Back to
The Front Page
News & Features
The Liverpool Croquet Club renovates and begins play

by James Hawkins
layout by Reuben Edwards
Posted June 29, 2013

Related Links
Liverpool Croquet Club website
The Liverpool Project Phase I: Redevelopment, 2006
Launching Season One for Liverpool's new club, 2007
Croquet takes root in Central Liverpool, 2011
America's leading model for the three-lawn public club
Development models for four types of croquet clubs

James Hawkins started his attempt to introduce croquet to Liverpool in 2006. With a 25-mile trip to the nearest club, the city had always been a croquet desert. Starting with no lawns, no money and no members, Hawkins set about changing that. The struggle so far is detailed in his previous articles for Croquet World. Now, with the bleak prospects of economic recession and climate change, it's time to dig deep or surrender.

Two years on from the last chapter of the Liverpool Saga, this could very well have been my last posting. The one where I hold up the white flag and surrender all hope of bringing croquet to Liverpool.

Everything started with good intentions. I'd allied myself to the venerable Mersey Bowmen Tennis Club (established 1781); I'd begun to bring some disused grass tennis courts from dereliction into repurposed use as croquet lawns; I'd bullishly invited colleagues from other clubs to play in Liverpool, and attempted to recruit newcomers to join. It all looked positive.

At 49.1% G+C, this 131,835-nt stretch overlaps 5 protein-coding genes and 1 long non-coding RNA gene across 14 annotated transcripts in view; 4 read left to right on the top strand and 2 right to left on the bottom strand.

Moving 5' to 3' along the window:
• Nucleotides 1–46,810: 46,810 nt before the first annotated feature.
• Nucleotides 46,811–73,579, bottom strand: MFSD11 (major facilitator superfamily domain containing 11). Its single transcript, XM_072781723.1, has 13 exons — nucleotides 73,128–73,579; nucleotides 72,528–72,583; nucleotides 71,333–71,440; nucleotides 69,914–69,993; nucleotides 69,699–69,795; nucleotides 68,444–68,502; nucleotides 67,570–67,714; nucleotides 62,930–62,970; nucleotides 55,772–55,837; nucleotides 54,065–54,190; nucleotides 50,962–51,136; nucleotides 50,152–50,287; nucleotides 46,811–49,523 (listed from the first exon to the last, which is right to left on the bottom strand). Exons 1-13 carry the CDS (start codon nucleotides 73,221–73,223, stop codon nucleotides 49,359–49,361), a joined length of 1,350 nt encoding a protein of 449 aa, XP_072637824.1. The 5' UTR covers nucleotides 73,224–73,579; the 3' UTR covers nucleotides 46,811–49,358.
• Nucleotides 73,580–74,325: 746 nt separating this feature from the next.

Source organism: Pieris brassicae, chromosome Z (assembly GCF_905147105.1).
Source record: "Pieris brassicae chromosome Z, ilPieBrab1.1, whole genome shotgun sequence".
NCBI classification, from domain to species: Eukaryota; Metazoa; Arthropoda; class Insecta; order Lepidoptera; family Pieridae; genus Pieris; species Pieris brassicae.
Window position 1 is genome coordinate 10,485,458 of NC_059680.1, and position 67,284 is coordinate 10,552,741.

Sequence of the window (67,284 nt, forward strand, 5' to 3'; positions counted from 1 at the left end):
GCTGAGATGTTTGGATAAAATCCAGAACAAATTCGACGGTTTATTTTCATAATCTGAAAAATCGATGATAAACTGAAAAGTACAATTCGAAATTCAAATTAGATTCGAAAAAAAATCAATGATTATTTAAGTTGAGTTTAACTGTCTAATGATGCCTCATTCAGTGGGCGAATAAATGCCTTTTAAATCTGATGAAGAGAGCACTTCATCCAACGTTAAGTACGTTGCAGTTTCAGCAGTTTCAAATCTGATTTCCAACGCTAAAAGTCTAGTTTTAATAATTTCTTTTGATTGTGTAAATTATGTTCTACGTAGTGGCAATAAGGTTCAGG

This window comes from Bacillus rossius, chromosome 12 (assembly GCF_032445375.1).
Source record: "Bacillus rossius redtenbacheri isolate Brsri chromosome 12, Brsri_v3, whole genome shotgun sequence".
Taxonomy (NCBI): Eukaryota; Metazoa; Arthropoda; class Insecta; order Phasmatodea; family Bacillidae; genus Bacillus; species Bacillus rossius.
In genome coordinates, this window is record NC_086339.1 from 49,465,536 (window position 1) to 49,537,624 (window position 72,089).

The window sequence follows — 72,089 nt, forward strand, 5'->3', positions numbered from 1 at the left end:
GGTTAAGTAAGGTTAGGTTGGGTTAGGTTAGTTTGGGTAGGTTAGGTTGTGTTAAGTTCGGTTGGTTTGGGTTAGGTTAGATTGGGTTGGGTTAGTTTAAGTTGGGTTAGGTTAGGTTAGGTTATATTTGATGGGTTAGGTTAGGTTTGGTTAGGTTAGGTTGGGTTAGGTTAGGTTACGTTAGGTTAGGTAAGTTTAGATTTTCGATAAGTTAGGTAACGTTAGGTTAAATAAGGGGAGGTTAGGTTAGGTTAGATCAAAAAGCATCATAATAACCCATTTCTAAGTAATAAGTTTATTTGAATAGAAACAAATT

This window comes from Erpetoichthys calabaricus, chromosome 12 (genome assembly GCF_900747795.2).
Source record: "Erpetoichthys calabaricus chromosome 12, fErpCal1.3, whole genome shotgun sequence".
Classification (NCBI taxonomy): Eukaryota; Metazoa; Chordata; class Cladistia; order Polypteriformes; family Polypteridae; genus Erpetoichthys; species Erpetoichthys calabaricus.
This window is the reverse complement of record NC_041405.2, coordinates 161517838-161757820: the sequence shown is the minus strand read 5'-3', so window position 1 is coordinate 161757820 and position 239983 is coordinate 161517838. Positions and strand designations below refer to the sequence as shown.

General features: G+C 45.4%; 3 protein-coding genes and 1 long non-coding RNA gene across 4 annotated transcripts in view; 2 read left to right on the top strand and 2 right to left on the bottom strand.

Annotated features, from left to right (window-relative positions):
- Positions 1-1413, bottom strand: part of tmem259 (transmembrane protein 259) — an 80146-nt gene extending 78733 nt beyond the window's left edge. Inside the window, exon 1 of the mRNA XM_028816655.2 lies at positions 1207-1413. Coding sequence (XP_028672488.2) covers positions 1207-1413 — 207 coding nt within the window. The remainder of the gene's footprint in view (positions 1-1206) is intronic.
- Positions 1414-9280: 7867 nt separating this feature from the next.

by or about James Hawkins

Croquet on celluloid: It's not a pretty picture
Croquet on TV--Its spotty history and uncertain future
Croquet in Print Advertising
Gateball: Croquet's missing link?
James Hawkins assumes co-editorship of Croquet World
The sport's major issues: An international forum
Bryan Lloyd-Pratt and The Croquet Gazette
V is for vicious; V is for victory
Croquet World's 2006 Photo Contest
Croquet World's 2007 Photo Contest
Croquet World's 2008 Photo Contest
Croquet World's 2009 Photo Contest

That was in 2011. Living every day in an obsessive bubble of lawn maintenance, I could see the week-by-week improvement to the playing surface. Barely a year earlier, I'd been picking broken bottles, syringes and used condoms from the weed-infested thicket. OK--so I still had big areas of bare soil where I'd ripped out inch-deep patches of moss. And it wasn't flat, but I could deal with that once I'd got members and cash in the bank. I could feel proud, because I'd begun my mission to rescue this unloved patch of ground.

That was my first problem. Nobody else really cares about the incremental improvement from Terrible to Less Terrible. Not really. Not enough to enjoy playing on what was still not a good lawn. And not enough to pay for membership. If I want to charge money for use of my grass, it has to be better than what people can access at home. And, after 18 months, it just wasn't good enough. I decided to sit tight and wait until 2012. Another few months of maintenance--applications of moss killer, weed killer, grass seed and fertiliser--and I'd be ready to sign up queues of new members.

The second problem, of course, was the clubhouse. Rat-infested, damp, and prone to vandalism and break-ins. It's almost certainly the world's oldest purpose-built tennis clubhouse (completed 1872, a year and a bit after the invention of the game), but--hell--it's a mess. Honestly, we'd be better off with nothing, and a walk to the cafe 100 yards down the hill for a cup of tea and use of the toilets.

Photos alone don't convey the unpleasantness of the clubhouse. Around the foot of the pillar, you may just see the wire sheeting placed to try to deter rats from chewing through the floorboards from below.